I design...I knit...I rock out to my favorite tunes while doing so...and in the end something usually gets created.

Thursday, February 23, 2012

New Name, New Home

Hello everyone! I just wanted to let you know that Just a Knit has both a new domain and a new name, Herringbone Designs. My new website is  on Tumblr where I will be better able to keep up with the constant stream of things. All the content that has been posted on this blog over the past two or so years will remain up and functional. If I make any changes or edits to patterns that have been previously listed here, I will be sure to update them.

All future designs and updates can be found at Herringbone Designs

Thank you

1. http://herringbonedesigns.tumblr.com/

Wednesday, February 22, 2012

Ms. Adler Boot Topper

Today marks the release of my latest pattern, and an ongoing obsession on my part; boot toppers. The pattern is a simple "waffle" stitch knitted in the round with a twisted rib border on the top and bottom. A great project for someone who has some experience with working in the round but would like to try a more challenging stitch. Wear tucked into the top of you boots, over leggings or jeans, or just with you skirt for an instantly laid back style. For a boho chic take on them, introduce ribbon, lace, beading, or fringe to the top to add a glam element. 

My favorite way to wear them is over skinny jeans, with black knee high boots, and  a chunky sweater. I also made a second pair in cream.

Ms. Adler

Size: S, M, L, XL; see notes for directions on modifying this
Yarn: Any suitable worsted weight yarn.
Needles: size 6 US     
Gauge: approximately 7 sts=1”

Cast on 86 (98, 112, 126) stitches using a Norwegian cast on (directions for this can be found in the note section). Place marker to denote the beginning of the round.

Next row: *k1tbl, p1tbl* repeat from * to * until end of row.

Repeat this row until you have worked 1/2” of twisted rib stitch.

Pattern row

Knit one row.

Next round:
Row 1: *sl1pwyif, p1* repeat from * to * until end of row.
Row 2: *k 1, p 1* repeat from * to * until end of row.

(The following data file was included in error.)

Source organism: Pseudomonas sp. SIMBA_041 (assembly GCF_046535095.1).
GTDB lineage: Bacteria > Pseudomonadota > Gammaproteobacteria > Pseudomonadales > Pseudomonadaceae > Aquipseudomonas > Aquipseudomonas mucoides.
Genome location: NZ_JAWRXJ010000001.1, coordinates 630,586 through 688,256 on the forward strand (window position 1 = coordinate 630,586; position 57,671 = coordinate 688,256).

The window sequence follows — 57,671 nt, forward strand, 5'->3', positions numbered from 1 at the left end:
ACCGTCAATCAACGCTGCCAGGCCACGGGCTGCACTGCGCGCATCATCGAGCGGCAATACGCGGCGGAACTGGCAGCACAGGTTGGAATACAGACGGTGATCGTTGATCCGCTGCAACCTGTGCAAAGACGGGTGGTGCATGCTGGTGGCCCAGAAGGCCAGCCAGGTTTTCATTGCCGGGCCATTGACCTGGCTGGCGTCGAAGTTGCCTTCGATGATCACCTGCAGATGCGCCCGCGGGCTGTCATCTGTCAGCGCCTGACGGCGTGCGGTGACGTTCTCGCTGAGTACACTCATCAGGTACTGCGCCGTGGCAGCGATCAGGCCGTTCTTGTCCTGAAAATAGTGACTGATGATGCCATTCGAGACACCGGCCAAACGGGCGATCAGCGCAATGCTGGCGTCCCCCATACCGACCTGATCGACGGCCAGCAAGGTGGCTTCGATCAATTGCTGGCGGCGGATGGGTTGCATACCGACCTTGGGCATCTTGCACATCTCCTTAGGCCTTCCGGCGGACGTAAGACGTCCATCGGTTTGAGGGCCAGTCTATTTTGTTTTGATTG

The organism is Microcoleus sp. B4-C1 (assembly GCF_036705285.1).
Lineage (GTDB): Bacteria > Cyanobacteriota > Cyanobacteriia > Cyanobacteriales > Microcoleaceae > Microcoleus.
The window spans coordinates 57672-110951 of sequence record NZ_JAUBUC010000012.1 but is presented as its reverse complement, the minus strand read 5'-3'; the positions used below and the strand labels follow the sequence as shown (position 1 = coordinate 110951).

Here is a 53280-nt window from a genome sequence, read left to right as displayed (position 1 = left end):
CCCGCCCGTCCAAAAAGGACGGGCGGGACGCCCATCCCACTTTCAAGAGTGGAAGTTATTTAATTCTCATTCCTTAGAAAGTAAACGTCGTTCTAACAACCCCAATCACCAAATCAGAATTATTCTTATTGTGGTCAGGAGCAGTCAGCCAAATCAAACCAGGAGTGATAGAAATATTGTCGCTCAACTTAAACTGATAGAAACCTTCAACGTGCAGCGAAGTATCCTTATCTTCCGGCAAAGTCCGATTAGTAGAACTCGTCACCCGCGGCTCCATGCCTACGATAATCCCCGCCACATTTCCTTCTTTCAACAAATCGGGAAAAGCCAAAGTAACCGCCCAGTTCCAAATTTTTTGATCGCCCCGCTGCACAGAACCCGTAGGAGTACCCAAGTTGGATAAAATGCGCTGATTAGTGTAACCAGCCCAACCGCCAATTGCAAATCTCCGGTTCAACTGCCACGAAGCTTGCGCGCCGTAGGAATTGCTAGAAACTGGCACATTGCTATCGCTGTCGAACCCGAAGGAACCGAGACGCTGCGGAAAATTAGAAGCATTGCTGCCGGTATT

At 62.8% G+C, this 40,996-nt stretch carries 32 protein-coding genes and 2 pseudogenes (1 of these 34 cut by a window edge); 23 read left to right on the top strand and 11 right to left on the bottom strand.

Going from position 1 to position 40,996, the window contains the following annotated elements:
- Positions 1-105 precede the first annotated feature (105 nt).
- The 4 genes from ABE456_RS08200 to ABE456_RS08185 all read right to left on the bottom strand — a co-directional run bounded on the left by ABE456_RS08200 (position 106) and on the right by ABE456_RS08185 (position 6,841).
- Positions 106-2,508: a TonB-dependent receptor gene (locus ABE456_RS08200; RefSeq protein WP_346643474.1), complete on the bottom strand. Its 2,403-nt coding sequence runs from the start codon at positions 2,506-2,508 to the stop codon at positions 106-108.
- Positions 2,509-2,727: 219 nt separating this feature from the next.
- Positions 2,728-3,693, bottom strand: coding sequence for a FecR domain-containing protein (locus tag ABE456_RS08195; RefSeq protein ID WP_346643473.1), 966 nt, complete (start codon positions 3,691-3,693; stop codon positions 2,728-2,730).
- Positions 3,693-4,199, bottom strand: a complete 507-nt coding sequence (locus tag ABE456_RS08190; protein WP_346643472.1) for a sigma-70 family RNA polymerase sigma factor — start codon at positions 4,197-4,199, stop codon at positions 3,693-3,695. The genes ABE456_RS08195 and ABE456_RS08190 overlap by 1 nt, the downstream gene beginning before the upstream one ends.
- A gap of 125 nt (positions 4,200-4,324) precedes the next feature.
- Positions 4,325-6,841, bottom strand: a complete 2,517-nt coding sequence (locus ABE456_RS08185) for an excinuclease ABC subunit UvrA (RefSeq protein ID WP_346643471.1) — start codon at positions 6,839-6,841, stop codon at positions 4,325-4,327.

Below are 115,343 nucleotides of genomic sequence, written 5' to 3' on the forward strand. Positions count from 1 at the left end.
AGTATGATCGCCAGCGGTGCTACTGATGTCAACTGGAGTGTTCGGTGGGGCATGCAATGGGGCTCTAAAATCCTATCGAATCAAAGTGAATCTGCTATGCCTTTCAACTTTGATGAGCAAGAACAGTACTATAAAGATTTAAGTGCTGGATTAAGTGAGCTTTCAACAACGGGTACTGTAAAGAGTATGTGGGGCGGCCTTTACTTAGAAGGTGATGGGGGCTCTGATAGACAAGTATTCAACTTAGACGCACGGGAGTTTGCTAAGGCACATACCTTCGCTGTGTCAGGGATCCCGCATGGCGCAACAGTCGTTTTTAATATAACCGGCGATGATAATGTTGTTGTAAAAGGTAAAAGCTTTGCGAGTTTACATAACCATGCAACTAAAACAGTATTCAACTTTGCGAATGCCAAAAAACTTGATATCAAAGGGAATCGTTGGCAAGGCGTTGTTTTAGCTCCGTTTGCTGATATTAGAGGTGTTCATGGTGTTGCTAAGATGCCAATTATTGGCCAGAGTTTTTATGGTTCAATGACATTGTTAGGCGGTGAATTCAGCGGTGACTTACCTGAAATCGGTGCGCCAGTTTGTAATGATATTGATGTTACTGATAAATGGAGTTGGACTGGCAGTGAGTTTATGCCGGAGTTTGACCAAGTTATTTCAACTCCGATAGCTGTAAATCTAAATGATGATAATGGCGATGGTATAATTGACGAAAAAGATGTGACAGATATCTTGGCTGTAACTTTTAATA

Repeat these two rows until piece measures 6” from cast on edge, or desired length.

Work 2” of twisted rib stitch. Cast off using Jenny’s surprisingly stretching bind off (below), or suitable cast off. Weave in ends.


To modify size, reduce or increase number of stitches cast on by 2 stitches. Both the ribbing and the waffle stitch use a multiple of two stitches so adjusting this will not affect the integrity of the pattern.

Wednesday, January 18, 2012

My Latest Design is Up and Running::

Athena Tunic is up and running on Ravelry, you can find a link to the project page here and-drum roll please-a completely free download of the pdf!

Though it's January, it's never too early to dream and start planning your spring/summer wardrobe.

Thursday, January 5, 2012

January Updates:: Postcards from Oz

Hi all! So It's been a long time since I posted, let alone logged in (I feel like Dorthy, just back from Oz..."there's no place like home"!)

I just wanted to update everyone that yes, I still exist, yes, I am still knitting and thinking up designs. Things have become increasing busy these past eight or so months which has prevented me from catching up. Don't worry though, I still plan on posting with anything interesting or such on my blog in the near future so please don't think that I've abandoned you all.

Sometime in the near future (very definite don't you think?) I plan on posting on these topics:

  • A quick cardi pattern, think 40's, cables, cap sleeves, cropped sleeves

  • A how to on the art of ball winding

  • Humorous tidbits and randomness

For now,
Happy knitting!

Wednesday, June 1, 2011

Knitting for Victory: A Few Historical Poems.